An upcoming revision of renewable energy regulations in the European Union will include measures for transport and industry where the use of zero-emission energy sources is lagging behind, the bloc’s head of energy policy said on Wednesday.
The European Commission is preparing to publish 12 climate action measures in July, all of which aim to reduce greenhouse gas emissions faster. This also includes a revision of the EU renewable energy rules.
EU Energy Commissioner Kadri Simson said the revision would encourage power purchase agreements for renewable energies and target sectors that are slow to absorb sources such as wind, solar or bioenergy – such as transport and industry.
“The pace of renewable energy uptake is not where it should be, so we are trying to set an indicative target for renewable energy in this sector,” Simson said of the industry that is currently not covered by EU renewable energy policy becomes. An indicative target would likely not be mandatory.
Speaking to the European Parliament’s Industry Committee, Simson said other proposals could include labels for industrial products made with renewable energy. An example of this could be steel made in furnaces that run on renewable electricity.
The EU is well on the way to getting around 33% of its energy from renewable sources by 2030, up from an existing target of 32%. However, this needs to be increased to meet the EU’s new climate target and reduce greenhouse gas emissions by at least 55% by 2030 compared to 1990 levels.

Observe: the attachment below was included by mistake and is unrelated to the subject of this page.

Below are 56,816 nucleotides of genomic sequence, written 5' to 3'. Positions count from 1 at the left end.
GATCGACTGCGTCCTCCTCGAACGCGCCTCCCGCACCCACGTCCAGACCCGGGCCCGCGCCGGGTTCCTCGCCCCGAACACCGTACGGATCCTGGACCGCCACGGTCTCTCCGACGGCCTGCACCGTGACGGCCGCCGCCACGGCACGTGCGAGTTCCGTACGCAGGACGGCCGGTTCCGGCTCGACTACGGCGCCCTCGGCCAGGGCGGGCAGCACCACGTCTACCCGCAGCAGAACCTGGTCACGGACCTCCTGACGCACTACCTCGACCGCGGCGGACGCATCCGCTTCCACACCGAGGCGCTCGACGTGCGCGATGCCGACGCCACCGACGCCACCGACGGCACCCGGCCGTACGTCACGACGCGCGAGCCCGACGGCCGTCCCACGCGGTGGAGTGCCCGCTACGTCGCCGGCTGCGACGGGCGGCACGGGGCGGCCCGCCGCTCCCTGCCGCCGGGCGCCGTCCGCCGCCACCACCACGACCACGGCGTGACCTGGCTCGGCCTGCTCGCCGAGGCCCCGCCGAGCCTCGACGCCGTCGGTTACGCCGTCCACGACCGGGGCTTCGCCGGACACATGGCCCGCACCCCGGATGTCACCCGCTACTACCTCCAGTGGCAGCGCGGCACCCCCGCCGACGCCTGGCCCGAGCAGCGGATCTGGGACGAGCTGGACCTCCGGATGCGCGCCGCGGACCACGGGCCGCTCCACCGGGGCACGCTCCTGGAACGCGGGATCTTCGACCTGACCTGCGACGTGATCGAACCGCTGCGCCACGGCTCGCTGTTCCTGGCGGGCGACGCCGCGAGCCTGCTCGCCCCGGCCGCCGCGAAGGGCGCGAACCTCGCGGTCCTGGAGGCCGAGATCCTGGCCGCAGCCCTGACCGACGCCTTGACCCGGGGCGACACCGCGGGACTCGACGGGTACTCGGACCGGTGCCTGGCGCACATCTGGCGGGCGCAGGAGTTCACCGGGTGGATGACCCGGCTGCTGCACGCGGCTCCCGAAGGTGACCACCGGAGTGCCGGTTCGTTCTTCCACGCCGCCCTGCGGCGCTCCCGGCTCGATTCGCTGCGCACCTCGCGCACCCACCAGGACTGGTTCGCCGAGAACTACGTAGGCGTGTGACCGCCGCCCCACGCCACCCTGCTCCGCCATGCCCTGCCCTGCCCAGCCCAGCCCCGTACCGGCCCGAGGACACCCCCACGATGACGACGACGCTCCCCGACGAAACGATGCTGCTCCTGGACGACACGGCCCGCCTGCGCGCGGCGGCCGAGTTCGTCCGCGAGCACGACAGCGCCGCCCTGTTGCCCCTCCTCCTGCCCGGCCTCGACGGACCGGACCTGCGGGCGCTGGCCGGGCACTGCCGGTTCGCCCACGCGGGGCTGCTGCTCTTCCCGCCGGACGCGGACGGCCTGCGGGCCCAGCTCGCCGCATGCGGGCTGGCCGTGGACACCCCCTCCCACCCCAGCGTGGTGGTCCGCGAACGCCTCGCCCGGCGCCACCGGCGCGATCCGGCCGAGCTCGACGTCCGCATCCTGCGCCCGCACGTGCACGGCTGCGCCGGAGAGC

The use of renewable energies in Europe is very different in the various sectors. Renewable sources accounted for 34% of gross electricity consumption in the EU in 2019, compared to 9% of gross final energy consumption in transport.
In addition to plans to rapidly increase the number of electric vehicles on Europe’s roads by 2030, the Commission is planning, according to Simson, “targeted measures” for hydrogen consumption in modes of transport that are difficult to electrify quickly.
Simson said the July proposals will tighten the sustainability rules that forest biomass must meet in order to be considered renewable if burned to produce energy – rules that are likely politically sensitive for Nordic countries with large forest industries.
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